HERBERT SIMON, who died in 1996, is the designer of the Sciences of the Artificial. He co-invented, with Newell, in 1956, a programming language (IPL) which, according to him, is “capable of producing pearl necklaces without having to thread them one by one”. His research in cognitive science is around the processes of decision, organization and auto-organization. The metaphor becomes the expression of an intelligent action because of interlinks and merge elements which are separated normally. This interconnection between imagination and reason allows the understanding of complex phenomena. It works by analogy, proposes a synthesis and acts sparingly. The practice of the debate seems to me to be an awesome machine to produce, to embody and to experiment metaphors. Metaphor of the drama play, Metaphor of the ballet, musicians or singers, appear easily: Everyone knows the cathartic power of the drama play since the Ancient Greece. A whole network of interconnections where imagination and reason make up, together, a representation of the reality of the apprentice-Buddhist, is represented on the theater stage of the practice of the debate. Both protagonists embody the polarities of the logic of the contradictory, as if they act in a metaphor embodied by the interpenetration of the phenomena.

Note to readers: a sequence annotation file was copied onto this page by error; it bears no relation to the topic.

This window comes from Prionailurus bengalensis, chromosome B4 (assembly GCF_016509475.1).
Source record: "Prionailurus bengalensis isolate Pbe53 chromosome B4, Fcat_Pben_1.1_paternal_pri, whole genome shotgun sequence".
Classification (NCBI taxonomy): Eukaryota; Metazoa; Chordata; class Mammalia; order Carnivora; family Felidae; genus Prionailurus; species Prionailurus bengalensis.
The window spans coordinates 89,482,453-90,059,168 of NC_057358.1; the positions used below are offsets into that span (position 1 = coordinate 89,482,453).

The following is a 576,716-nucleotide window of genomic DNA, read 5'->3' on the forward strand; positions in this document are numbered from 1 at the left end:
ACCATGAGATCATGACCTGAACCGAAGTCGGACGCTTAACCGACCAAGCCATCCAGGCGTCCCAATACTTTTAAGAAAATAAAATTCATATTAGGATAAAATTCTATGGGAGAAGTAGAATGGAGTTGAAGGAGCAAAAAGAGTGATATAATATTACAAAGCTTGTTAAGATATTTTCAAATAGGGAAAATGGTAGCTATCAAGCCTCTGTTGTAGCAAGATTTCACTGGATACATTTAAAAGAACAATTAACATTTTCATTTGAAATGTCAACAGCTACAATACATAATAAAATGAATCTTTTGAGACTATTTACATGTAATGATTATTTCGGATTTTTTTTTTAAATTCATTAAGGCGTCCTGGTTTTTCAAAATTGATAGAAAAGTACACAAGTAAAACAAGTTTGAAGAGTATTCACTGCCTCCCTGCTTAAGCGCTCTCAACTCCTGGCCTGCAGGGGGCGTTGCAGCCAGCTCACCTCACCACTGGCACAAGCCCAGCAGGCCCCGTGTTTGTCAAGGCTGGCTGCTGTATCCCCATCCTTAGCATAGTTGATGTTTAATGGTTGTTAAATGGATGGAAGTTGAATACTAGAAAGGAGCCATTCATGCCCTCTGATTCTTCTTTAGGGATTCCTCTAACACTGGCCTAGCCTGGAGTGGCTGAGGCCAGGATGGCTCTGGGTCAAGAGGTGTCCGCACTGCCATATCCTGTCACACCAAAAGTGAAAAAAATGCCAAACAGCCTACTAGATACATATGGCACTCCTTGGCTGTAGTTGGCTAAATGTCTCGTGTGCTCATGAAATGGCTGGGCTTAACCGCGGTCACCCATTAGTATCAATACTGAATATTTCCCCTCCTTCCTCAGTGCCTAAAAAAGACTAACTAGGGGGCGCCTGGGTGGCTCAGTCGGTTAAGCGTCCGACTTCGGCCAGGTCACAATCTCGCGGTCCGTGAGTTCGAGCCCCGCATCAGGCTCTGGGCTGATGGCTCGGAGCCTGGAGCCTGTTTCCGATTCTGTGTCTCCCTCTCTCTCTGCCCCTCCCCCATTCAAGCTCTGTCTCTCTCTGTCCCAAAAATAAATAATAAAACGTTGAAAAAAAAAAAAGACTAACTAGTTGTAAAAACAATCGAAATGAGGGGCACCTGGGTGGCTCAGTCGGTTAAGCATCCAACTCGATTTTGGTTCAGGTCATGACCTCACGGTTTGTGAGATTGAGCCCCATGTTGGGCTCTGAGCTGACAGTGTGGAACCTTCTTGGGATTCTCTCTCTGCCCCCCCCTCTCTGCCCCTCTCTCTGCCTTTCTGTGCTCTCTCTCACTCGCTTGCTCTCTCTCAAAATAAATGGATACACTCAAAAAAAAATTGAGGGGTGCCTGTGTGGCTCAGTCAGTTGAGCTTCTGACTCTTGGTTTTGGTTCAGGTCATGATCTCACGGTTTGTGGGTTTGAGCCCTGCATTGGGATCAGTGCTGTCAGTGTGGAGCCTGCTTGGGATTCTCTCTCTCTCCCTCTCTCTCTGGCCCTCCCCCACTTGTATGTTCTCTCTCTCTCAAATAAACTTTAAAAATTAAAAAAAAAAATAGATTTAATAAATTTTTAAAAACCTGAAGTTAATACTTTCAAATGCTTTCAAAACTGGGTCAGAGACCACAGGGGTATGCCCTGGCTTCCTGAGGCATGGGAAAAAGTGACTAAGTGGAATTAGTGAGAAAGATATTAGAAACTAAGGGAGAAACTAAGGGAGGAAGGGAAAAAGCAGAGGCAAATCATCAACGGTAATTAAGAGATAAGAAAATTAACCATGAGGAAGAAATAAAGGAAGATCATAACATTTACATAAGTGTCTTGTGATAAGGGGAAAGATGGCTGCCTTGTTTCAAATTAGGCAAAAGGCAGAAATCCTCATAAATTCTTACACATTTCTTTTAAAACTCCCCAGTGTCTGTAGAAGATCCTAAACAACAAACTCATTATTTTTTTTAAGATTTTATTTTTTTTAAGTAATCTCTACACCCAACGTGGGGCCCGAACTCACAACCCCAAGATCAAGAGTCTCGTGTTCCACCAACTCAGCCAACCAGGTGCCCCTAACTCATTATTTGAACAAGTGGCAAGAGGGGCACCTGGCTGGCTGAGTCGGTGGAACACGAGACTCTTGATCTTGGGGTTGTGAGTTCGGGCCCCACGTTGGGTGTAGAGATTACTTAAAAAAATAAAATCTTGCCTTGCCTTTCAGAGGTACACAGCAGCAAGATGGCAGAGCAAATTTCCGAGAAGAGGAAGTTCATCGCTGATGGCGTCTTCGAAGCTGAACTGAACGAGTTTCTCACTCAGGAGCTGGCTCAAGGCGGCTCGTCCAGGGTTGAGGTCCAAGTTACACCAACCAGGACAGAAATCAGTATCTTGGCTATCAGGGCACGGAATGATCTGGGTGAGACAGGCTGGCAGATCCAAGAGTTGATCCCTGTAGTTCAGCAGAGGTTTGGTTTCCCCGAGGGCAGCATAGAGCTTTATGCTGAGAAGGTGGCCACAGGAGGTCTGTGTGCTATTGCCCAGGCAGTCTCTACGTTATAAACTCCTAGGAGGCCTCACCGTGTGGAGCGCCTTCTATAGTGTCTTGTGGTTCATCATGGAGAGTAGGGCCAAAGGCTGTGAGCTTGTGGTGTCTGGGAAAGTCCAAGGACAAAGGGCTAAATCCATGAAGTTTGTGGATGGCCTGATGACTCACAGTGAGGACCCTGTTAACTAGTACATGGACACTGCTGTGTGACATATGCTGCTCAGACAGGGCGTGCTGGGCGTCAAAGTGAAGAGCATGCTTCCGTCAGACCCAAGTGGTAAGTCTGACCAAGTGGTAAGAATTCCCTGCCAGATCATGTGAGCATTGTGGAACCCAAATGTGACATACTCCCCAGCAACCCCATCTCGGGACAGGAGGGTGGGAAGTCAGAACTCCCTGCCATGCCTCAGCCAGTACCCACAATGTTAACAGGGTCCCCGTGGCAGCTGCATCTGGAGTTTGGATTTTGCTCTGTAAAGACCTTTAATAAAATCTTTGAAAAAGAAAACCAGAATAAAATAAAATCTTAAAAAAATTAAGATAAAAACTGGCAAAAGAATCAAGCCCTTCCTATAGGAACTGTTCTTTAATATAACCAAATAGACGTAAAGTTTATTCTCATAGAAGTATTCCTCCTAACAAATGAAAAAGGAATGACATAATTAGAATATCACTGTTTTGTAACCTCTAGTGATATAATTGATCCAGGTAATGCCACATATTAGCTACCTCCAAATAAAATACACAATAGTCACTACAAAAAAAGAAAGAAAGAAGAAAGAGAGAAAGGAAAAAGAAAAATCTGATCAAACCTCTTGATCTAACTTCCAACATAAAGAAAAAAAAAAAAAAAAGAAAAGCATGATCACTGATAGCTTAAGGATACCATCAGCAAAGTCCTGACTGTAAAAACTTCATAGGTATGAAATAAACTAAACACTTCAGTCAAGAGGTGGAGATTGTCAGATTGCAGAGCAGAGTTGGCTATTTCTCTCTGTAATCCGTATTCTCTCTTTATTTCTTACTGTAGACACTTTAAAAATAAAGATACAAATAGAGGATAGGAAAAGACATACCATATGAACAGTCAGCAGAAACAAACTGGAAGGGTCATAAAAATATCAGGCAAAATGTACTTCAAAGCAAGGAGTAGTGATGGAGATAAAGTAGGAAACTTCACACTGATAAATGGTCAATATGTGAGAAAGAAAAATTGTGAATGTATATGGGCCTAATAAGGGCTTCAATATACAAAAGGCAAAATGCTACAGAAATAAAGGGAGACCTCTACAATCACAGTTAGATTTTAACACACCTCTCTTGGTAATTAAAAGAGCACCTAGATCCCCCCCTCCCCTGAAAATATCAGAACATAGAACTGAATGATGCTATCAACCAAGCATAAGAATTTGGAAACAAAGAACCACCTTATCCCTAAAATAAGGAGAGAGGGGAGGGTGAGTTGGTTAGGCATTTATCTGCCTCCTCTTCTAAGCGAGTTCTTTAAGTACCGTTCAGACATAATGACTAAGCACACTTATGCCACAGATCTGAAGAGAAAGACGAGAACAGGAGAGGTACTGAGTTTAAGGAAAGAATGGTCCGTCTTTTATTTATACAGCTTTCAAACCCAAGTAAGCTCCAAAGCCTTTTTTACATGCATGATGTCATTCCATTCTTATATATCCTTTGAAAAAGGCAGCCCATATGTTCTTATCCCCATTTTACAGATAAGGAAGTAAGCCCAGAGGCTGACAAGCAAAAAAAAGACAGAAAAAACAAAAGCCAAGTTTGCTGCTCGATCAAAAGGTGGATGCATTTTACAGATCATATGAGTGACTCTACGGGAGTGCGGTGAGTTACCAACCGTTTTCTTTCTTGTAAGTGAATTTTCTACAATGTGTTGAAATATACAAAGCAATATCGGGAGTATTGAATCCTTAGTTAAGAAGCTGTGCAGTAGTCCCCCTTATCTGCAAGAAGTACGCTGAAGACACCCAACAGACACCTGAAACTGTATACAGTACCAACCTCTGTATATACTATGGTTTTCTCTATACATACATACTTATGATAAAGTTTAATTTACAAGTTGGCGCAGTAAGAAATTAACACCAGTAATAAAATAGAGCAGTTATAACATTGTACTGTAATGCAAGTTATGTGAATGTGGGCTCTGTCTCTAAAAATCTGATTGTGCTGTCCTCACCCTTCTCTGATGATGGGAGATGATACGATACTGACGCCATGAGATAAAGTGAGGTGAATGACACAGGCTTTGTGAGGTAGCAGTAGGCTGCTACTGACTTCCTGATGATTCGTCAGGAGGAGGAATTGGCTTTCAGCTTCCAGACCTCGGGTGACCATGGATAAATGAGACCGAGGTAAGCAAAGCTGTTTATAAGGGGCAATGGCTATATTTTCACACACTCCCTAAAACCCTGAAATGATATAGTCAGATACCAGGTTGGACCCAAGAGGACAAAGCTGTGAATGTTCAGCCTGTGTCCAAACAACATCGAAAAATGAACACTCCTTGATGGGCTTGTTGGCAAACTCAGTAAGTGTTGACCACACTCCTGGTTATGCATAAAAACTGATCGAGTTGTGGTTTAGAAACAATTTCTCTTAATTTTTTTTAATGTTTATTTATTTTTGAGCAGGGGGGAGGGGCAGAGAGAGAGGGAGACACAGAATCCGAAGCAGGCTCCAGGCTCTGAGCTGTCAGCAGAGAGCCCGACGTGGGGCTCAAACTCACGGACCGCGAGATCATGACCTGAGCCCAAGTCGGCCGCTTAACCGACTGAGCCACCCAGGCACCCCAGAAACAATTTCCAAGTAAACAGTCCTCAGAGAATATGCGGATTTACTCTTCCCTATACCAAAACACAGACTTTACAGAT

The dialogues and the body languages mixed mime the dynamics of the complexity of the reality, Paul Valéry, in a magnificent text of 1936 (Philosophy of the dance) say it is an art deducted from life, an action of the whole human body transposed into a world, in a kind of space-time which is not any more completely the same as the one in practical life. The dancer is in another world, the one that he weaves with his steps and his gestures. To dance allows to reach a level of reality which the reason, only, can’t reach.